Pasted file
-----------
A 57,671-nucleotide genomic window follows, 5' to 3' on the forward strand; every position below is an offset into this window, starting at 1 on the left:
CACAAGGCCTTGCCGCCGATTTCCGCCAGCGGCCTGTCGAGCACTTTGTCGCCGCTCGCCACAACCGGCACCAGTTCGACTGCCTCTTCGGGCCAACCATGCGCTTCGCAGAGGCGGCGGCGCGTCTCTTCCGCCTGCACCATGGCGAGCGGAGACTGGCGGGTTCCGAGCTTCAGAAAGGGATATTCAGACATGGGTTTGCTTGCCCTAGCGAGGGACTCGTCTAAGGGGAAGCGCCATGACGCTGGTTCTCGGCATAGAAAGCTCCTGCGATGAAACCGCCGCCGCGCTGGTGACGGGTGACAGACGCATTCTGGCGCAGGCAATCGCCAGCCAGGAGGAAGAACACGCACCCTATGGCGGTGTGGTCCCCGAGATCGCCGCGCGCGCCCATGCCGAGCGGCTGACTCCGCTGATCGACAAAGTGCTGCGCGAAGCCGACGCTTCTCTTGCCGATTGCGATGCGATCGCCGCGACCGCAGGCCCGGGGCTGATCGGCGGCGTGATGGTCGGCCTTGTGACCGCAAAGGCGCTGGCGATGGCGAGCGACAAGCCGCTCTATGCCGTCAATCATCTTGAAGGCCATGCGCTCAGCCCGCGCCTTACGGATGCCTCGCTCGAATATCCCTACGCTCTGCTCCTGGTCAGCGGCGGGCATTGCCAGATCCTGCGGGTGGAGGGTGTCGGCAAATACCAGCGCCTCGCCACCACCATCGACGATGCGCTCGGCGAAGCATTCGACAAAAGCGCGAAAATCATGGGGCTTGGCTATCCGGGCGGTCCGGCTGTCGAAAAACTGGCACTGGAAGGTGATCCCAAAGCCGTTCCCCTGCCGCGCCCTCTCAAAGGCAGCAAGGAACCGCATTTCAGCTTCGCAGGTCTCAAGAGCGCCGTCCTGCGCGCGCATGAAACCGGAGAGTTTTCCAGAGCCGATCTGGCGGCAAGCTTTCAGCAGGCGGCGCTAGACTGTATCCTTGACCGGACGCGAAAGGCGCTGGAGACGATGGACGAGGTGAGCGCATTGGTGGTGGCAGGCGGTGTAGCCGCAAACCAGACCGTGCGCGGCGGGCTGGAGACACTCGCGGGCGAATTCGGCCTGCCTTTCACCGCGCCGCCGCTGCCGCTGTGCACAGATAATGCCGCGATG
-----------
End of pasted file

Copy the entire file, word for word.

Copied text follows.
A 57,671-nucleotide genomic window follows, 5' to 3' on the forward strand; every position below is an offset into this window, starting at 1 on the left:
CACAAGGCCTTGCCGCCGATTTCCGCCAGCGGCCTGTCGAGCACTTTGTCGCCGCTCGCCACAACCGGCACCAGTTCGACTGCCTCTTCGGGCCAACCATGCGCTTCGCAGAGGCGGCGGCGCGTCTCTTCCGCCTGCACCATGGCGAGCGGAGACTGGCGGGTTCCGAGCTTCAGAAAGGGATATTCAGACATGGGTTTGCTTGCCCTAGCGAGGGACTCGTCTAAGGGGAAGCGCCATGACGCTGGTTCTCGGCATAGAAAGCTCCTGCGATGAAACCGCCGCCGCGCTGGTGACGGGTGACAGACGCATTCTGGCGCAGGCAATCGCCAGCCAGGAGGAAGAACACGCACCCTATGGCGGTGTGGTCCCCGAGATCGCCGCGCGCGCCCATGCCGAGCGGCTGACTCCGCTGATCGACAAAGTGCTGCGCGAAGCCGACGCTTCTCTTGCCGATTGCGATGCGATCGCCGCGACCGCAGGCCCGGGGCTGATCGGCGGCGTGATGGTCGGCCTTGTGACCGCAAAGGCGCTGGCGATGGCGAGCGACAAGCCGCTCTATGCCGTCAATCATCTTGAAGGCCATGCGCTCAGCCCGCGCCTTACGGATGCCTCGCTCGAATATCCCTACGCTCTGCTCCTGGTCAGCGGCGGGCATTGCCAGATCCTGCGGGTGGAGGGTGTCGGCAAATACCAGCGCCTCGCCACCACCATCGACGATGCGCTCGGCGAAGCATTCGACAAAAGCGCGAAAATCATGGGGCTTGGCTATCCGGGCGGTCCGGCTGTCGAAAAACTGGCACTGGAAGGTGATCCCAAAGCCGTTCCCCTGCCGCGCCCTCTCAAAGGCAGCAAGGAACCGCATTTCAGCTTCGCAGGTCTCAAGAGCGCCGTCCTGCGCGCGCATGAAACCGGAGAGTTTTCCAGAGCCGATCTGGCGGCAAGCTTTCAGCAGGCGGCGCTAGACTGTATCCTTGACCGGACGCGAAAGGCGCTGGAGACGATGGACGAGGTGAGCGCATTGGTGGTGGCAGGCGGTGTAGCCGCAAACCAGACCGTGCGCGGCGGGCTGGAGACACTCGCGGGCGAATTCGGCCTGCCTTTCACCGCGCCGCCGCTGCCGCTGTGCACAGATAATGCCGCGATG